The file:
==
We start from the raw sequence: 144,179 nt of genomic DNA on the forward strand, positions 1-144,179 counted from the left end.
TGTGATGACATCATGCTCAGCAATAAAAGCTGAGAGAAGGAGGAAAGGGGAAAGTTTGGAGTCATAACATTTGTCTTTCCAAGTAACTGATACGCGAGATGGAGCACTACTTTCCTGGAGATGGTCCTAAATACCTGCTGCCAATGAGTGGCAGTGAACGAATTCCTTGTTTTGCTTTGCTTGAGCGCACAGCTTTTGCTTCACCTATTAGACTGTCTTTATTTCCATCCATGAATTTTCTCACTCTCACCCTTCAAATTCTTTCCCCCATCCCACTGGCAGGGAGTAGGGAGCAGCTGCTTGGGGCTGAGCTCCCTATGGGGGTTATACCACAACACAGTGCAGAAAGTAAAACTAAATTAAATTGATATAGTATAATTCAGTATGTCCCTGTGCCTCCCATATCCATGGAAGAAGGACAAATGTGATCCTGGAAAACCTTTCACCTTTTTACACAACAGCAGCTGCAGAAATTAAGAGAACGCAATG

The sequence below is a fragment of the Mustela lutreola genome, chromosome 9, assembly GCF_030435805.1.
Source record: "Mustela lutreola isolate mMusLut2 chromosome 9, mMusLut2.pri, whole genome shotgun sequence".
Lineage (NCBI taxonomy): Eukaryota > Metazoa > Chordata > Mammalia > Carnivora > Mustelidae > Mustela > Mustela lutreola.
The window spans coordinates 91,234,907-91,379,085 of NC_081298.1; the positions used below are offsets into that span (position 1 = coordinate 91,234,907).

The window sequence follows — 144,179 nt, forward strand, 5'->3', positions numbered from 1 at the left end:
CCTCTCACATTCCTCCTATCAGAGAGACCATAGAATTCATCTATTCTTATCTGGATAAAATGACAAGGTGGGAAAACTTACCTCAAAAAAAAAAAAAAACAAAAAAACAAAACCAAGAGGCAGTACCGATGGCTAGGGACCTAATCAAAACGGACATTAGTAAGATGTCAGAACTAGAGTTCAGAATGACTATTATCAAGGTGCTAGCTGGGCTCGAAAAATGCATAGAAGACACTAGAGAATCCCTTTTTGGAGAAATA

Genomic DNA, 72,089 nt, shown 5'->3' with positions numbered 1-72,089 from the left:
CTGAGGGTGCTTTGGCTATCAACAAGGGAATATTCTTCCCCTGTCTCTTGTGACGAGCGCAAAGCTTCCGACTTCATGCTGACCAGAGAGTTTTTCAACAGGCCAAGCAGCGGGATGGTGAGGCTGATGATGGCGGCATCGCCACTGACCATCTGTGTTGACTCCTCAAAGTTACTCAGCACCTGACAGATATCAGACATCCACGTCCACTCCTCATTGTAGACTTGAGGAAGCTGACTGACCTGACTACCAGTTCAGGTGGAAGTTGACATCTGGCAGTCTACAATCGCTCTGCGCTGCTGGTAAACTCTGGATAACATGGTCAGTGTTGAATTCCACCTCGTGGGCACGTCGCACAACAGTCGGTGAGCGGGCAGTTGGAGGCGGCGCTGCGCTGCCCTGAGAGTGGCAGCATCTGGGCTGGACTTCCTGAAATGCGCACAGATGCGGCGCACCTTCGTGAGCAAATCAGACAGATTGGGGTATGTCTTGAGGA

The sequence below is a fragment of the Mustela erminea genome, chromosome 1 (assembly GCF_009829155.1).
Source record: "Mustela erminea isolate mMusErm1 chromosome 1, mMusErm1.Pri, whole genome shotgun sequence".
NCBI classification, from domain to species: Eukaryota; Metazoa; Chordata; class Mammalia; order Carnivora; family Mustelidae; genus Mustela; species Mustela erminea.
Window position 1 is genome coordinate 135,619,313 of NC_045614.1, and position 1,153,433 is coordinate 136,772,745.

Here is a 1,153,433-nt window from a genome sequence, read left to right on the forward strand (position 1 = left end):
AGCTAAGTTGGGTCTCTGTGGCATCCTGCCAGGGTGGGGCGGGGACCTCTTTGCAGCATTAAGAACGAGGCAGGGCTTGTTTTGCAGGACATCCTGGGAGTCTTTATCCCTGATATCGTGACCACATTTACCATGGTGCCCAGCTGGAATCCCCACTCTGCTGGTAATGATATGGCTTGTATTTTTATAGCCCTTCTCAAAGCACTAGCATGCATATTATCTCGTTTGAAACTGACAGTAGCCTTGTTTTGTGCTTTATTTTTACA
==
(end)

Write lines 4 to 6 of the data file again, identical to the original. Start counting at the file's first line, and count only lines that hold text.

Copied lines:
Source record: "Mustela lutreola isolate mMusLut2 chromosome 9, mMusLut2.pri, whole genome shotgun sequence".
Lineage (NCBI taxonomy): Eukaryota > Metazoa > Chordata > Mammalia > Carnivora > Mustelidae > Mustela > Mustela lutreola.
The window spans coordinates 91,234,907-91,379,085 of NC_081298.1; the positions used below are offsets into that span (position 1 = coordinate 91,234,907).